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Transgender Model Lea T Broke Barriers at the Rio 2016 Opening Ceremonies



A photo posted by riccardotisci17 (@riccardotisci17) on

Much to our pleasant surprise, the highlight of the Rio Olympics’ Opening Ceremony wasn’t the Stella McCartney-outfitted Brits, the Cameroon team’s stunning dashikis or Gisele’s shimmery strut across Maracana Stadium (although all were sights to behold). Nope, the most inspiring moment of the evening came when Brazilian transgender model Lea T pedaled into the arena, guiding her home team during the Parade of Nations.

The former Givenchy campaign star (bestie Riccardi Tisci cast her in his 2010 campaign, inspiring Lea, née Leandra Medeiros Cerezo, to change her professional surname T as in Tisci) is the first transgender individual to feature prominently in the opening ceremonies. Garbed in a flag-themed frock and white sneakers, the Redken muse rode her flag-ornamented bike with pride.


Gratidao pelo respeito @o2opr @zemacedopr #paz

A photo posted by leacerezo (@leacerezo) on

The event was a stunning testament to how far the transgender community has come in the past year, thanks in no small part to advocates like former Olympian Caitlyn Jenner. In 2015, the International Olympic Committee recommended countries exclude transgender athletes from their ranks. Now, the organization is making wide, swift strides towards tolerance on an international stage. The 2016 games will feature an unprecedented number (43) of LGBTQIA+ athletes.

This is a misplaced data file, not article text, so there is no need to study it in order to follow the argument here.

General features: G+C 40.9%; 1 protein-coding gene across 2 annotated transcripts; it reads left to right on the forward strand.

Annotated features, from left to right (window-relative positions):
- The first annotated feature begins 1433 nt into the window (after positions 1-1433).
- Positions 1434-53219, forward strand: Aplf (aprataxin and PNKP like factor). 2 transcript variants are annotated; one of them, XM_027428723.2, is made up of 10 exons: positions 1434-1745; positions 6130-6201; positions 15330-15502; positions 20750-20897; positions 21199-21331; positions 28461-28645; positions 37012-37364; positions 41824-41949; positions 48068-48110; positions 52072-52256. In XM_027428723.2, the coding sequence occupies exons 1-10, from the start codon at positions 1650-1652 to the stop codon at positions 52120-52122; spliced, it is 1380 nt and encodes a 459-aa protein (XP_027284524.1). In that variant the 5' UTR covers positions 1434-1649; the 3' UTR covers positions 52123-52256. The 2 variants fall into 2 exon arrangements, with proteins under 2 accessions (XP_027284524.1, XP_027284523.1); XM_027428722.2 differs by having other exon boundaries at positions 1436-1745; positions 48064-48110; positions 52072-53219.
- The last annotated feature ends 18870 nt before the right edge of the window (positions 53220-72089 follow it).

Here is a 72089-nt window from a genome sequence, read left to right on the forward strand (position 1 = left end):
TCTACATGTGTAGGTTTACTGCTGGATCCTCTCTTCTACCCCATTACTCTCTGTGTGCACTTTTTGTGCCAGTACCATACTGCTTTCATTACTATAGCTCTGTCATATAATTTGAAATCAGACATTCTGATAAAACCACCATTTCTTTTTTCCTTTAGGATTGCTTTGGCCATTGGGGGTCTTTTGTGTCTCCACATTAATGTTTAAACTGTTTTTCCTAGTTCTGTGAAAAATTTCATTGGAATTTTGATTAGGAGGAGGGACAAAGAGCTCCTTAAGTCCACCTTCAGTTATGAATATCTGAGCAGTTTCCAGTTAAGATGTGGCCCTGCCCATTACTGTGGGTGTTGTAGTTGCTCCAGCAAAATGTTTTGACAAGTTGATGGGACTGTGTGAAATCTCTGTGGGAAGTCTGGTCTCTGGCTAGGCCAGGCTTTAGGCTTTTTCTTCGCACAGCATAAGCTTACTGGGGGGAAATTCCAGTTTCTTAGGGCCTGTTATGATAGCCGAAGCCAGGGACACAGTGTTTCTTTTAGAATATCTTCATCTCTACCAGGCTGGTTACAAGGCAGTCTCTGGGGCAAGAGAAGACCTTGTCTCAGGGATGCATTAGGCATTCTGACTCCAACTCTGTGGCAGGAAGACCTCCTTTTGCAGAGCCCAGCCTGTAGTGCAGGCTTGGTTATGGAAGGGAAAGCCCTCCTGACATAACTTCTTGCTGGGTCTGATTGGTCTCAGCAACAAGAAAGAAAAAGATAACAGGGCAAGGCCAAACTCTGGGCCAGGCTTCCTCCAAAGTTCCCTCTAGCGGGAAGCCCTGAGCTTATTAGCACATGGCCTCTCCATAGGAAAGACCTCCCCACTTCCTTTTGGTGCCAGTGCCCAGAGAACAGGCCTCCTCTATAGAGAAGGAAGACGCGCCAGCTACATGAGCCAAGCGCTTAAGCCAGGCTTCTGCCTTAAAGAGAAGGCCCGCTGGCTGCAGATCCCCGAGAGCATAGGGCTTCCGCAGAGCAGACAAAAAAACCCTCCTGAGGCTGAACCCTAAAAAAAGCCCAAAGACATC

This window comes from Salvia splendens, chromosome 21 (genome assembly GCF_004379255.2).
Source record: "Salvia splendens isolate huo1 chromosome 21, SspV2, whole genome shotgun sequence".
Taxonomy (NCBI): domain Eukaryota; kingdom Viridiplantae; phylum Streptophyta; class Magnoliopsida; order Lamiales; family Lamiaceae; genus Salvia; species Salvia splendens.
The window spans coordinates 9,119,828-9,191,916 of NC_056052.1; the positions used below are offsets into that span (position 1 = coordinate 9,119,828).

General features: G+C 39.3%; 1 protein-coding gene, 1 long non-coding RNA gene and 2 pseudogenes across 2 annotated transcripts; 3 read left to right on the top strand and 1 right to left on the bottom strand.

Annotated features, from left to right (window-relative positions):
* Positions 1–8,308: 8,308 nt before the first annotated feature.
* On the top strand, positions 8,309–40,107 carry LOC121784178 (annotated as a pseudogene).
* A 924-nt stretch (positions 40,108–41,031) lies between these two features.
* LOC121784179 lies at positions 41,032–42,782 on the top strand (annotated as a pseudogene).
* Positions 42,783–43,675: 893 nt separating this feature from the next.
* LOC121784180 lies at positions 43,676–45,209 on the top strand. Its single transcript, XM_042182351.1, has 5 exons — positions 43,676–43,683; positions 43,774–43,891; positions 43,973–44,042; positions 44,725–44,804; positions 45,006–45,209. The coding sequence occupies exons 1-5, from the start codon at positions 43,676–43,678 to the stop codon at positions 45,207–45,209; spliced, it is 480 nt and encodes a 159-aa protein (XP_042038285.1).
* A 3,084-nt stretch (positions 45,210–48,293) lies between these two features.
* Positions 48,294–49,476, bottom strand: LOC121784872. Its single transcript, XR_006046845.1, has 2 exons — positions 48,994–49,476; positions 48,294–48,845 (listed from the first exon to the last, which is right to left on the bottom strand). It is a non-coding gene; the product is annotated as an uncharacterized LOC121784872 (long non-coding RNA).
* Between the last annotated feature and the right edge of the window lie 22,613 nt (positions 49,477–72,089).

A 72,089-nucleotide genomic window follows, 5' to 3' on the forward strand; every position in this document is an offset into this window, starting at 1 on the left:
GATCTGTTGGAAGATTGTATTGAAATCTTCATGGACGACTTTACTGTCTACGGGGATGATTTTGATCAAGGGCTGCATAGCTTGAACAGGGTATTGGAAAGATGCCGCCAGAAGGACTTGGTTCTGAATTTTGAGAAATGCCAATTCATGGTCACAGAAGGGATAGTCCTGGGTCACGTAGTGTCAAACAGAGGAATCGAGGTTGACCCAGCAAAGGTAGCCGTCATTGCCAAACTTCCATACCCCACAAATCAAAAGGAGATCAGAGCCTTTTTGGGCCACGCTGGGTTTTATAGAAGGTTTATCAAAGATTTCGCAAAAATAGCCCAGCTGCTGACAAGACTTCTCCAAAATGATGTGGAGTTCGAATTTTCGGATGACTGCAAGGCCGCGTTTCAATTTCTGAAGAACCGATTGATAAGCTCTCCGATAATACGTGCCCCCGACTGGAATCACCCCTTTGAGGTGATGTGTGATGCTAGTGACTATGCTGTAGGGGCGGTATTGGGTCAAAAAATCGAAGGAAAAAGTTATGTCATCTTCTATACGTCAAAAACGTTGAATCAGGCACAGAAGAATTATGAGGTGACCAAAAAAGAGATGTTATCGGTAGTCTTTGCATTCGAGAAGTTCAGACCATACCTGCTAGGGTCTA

“The message is clear: include everyone, no matter their gender, sexual orientation, race or religion,” the model said of her role in the big event. “We are all human beings and we are part of society. My role at the ceremony will help send this message.”

Of course, it’s easy for the world to spotlight transgender people like Lea and Caitlin, who fit a socially accepted mold. In a 2015 interview with The Cut, Lea, the daughter of Brazilian soccer great Toninho Cerezo, acknowledged her privileged position:

“I come from Brazil where we are the No. 1 country with more criminality about homophobia and being transgender. I’m seeing what we did, but we need to do much more. We shouldn’t think that now it’s done because it’s still really hard.

People accept you easily if you look beautiful or if you have money. I am not beautiful but I had the opportunity, thank God, to look fabulous. But if you have no money, if you have no opportunity, people don’t accept you. Many times, people come to me and look at another transgender person who maybe is not lucky in the body, and say, ‘You don’t look like her, thank God.’”

Nevertheless, it was a history-making moment and one of the first big wins of the games. Vai Lea!

[ via International Business Times ]